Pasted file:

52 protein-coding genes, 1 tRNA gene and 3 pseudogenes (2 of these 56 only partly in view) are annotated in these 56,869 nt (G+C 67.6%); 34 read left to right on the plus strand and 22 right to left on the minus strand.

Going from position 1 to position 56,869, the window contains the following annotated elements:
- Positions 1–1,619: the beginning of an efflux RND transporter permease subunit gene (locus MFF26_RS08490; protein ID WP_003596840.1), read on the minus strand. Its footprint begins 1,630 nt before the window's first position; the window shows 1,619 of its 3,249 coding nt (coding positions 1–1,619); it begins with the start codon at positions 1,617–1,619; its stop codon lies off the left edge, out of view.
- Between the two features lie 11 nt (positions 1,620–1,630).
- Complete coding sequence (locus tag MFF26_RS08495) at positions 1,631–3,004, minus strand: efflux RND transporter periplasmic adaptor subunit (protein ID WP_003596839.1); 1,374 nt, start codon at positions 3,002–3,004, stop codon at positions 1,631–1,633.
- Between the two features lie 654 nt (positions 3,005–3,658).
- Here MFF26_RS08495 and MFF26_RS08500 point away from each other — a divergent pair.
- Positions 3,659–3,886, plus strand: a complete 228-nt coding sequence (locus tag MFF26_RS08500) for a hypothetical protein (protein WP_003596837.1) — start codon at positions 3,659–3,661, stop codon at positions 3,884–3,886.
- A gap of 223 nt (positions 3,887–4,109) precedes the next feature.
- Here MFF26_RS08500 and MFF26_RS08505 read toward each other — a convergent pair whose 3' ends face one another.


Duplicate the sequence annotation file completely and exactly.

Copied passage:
52 protein-coding genes, 1 tRNA gene and 3 pseudogenes (2 of these 56 only partly in view) are annotated in these 56,869 nt (G+C 67.6%); 34 read left to right on the plus strand and 22 right to left on the minus strand.

Going from position 1 to position 56,869, the window contains the following annotated elements:
- Positions 1–1,619: the beginning of an efflux RND transporter permease subunit gene (locus MFF26_RS08490; protein ID WP_003596840.1), read on the minus strand. Its footprint begins 1,630 nt before the window's first position; the window shows 1,619 of its 3,249 coding nt (coding positions 1–1,619); it begins with the start codon at positions 1,617–1,619; its stop codon lies off the left edge, out of view.
- Between the two features lie 11 nt (positions 1,620–1,630).
- Complete coding sequence (locus tag MFF26_RS08495) at positions 1,631–3,004, minus strand: efflux RND transporter periplasmic adaptor subunit (protein ID WP_003596839.1); 1,374 nt, start codon at positions 3,002–3,004, stop codon at positions 1,631–1,633.
- Between the two features lie 654 nt (positions 3,005–3,658).
- Here MFF26_RS08495 and MFF26_RS08500 point away from each other — a divergent pair.
- Positions 3,659–3,886, plus strand: a complete 228-nt coding sequence (locus tag MFF26_RS08500) for a hypothetical protein (protein WP_003596837.1) — start codon at positions 3,659–3,661, stop codon at positions 3,884–3,886.
- A gap of 223 nt (positions 3,887–4,109) precedes the next feature.
- Here MFF26_RS08500 and MFF26_RS08505 read toward each other — a convergent pair whose 3' ends face one another.